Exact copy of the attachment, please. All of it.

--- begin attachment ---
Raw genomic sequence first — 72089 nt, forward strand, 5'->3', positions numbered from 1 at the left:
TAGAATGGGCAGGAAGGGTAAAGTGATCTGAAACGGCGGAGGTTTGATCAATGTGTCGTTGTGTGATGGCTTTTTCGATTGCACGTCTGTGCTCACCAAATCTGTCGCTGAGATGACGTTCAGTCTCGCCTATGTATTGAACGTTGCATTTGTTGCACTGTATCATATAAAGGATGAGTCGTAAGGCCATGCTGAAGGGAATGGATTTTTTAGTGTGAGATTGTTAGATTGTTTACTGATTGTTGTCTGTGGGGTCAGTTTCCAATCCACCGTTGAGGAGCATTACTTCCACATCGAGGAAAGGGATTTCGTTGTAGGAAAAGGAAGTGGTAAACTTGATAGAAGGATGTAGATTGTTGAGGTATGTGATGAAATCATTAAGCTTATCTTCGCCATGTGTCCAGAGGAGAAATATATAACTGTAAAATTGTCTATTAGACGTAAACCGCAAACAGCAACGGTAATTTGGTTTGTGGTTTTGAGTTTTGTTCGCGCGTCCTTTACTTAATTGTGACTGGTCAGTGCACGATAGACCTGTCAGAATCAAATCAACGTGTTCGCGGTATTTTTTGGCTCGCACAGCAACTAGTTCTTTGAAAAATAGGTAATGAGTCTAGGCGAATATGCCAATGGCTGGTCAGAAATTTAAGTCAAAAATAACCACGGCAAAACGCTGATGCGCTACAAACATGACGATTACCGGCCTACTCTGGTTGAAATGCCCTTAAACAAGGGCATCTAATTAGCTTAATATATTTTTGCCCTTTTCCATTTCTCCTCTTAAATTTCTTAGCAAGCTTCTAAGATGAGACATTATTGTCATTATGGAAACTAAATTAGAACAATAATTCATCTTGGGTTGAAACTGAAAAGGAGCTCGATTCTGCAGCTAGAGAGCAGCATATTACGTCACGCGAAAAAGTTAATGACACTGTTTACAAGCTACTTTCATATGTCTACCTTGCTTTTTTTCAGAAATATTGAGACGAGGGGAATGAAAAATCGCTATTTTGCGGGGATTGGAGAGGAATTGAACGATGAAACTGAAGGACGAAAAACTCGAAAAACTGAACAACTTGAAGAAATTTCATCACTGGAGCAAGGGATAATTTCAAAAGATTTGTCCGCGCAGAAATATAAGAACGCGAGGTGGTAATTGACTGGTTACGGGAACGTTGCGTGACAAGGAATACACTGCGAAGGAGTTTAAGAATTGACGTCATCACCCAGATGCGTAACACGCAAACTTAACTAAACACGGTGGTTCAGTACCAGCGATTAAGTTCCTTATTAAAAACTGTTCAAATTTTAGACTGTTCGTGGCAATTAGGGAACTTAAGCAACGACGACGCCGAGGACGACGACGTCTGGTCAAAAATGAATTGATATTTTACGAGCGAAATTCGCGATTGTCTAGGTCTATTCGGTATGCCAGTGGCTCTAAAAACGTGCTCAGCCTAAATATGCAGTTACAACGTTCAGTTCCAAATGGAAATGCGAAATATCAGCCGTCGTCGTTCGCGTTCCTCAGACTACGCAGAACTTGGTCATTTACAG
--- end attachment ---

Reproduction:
Raw genomic sequence first — 72089 nt, forward strand, 5'->3', positions numbered from 1 at the left:
TAGAATGGGCAGGAAGGGTAAAGTGATCTGAAACGGCGGAGGTTTGATCAATGTGTCGTTGTGTGATGGCTTTTTCGATTGCACGTCTGTGCTCACCAAATCTGTCGCTGAGATGACGTTCAGTCTCGCCTATGTATTGAACGTTGCATTTGTTGCACTGTATCATATAAAGGATGAGTCGTAAGGCCATGCTGAAGGGAATGGATTTTTTAGTGTGAGATTGTTAGATTGTTTACTGATTGTTGTCTGTGGGGTCAGTTTCCAATCCACCGTTGAGGAGCATTACTTCCACATCGAGGAAAGGGATTTCGTTGTAGGAAAAGGAAGTGGTAAACTTGATAGAAGGATGTAGATTGTTGAGGTATGTGATGAAATCATTAAGCTTATCTTCGCCATGTGTCCAGAGGAGAAATATATAACTGTAAAATTGTCTATTAGACGTAAACCGCAAACAGCAACGGTAATTTGGTTTGTGGTTTTGAGTTTTGTTCGCGCGTCCTTTACTTAATTGTGACTGGTCAGTGCACGATAGACCTGTCAGAATCAAATCAACGTGTTCGCGGTATTTTTTGGCTCGCACAGCAACTAGTTCTTTGAAAAATAGGTAATGAGTCTAGGCGAATATGCCAATGGCTGGTCAGAAATTTAAGTCAAAAATAACCACGGCAAAACGCTGATGCGCTACAAACATGACGATTACCGGCCTACTCTGGTTGAAATGCCCTTAAACAAGGGCATCTAATTAGCTTAATATATTTTTGCCCTTTTCCATTTCTCCTCTTAAATTTCTTAGCAAGCTTCTAAGATGAGACATTATTGTCATTATGGAAACTAAATTAGAACAATAATTCATCTTGGGTTGAAACTGAAAAGGAGCTCGATTCTGCAGCTAGAGAGCAGCATATTACGTCACGCGAAAAAGTTAATGACACTGTTTACAAGCTACTTTCATATGTCTACCTTGCTTTTTTTCAGAAATATTGAGACGAGGGGAATGAAAAATCGCTATTTTGCGGGGATTGGAGAGGAATTGAACGATGAAACTGAAGGACGAAAAACTCGAAAAACTGAACAACTTGAAGAAATTTCATCACTGGAGCAAGGGATAATTTCAAAAGATTTGTCCGCGCAGAAATATAAGAACGCGAGGTGGTAATTGACTGGTTACGGGAACGTTGCGTGACAAGGAATACACTGCGAAGGAGTTTAAGAATTGACGTCATCACCCAGATGCGTAACACGCAAACTTAACTAAACACGGTGGTTCAGTACCAGCGATTAAGTTCCTTATTAAAAACTGTTCAAATTTTAGACTGTTCGTGGCAATTAGGGAACTTAAGCAACGACGACGCCGAGGACGACGACGTCTGGTCAAAAATGAATTGATATTTTACGAGCGAAATTCGCGATTGTCTAGGTCTATTCGGTATGCCAGTGGCTCTAAAAACGTGCTCAGCCTAAATATGCAGTTACAACGTTCAGTTCCAAATGGAAATGCGAAATATCAGCCGTCGTCGTTCGCGTTCCTCAGACTACGCAGAACTTGGTCATTTACAG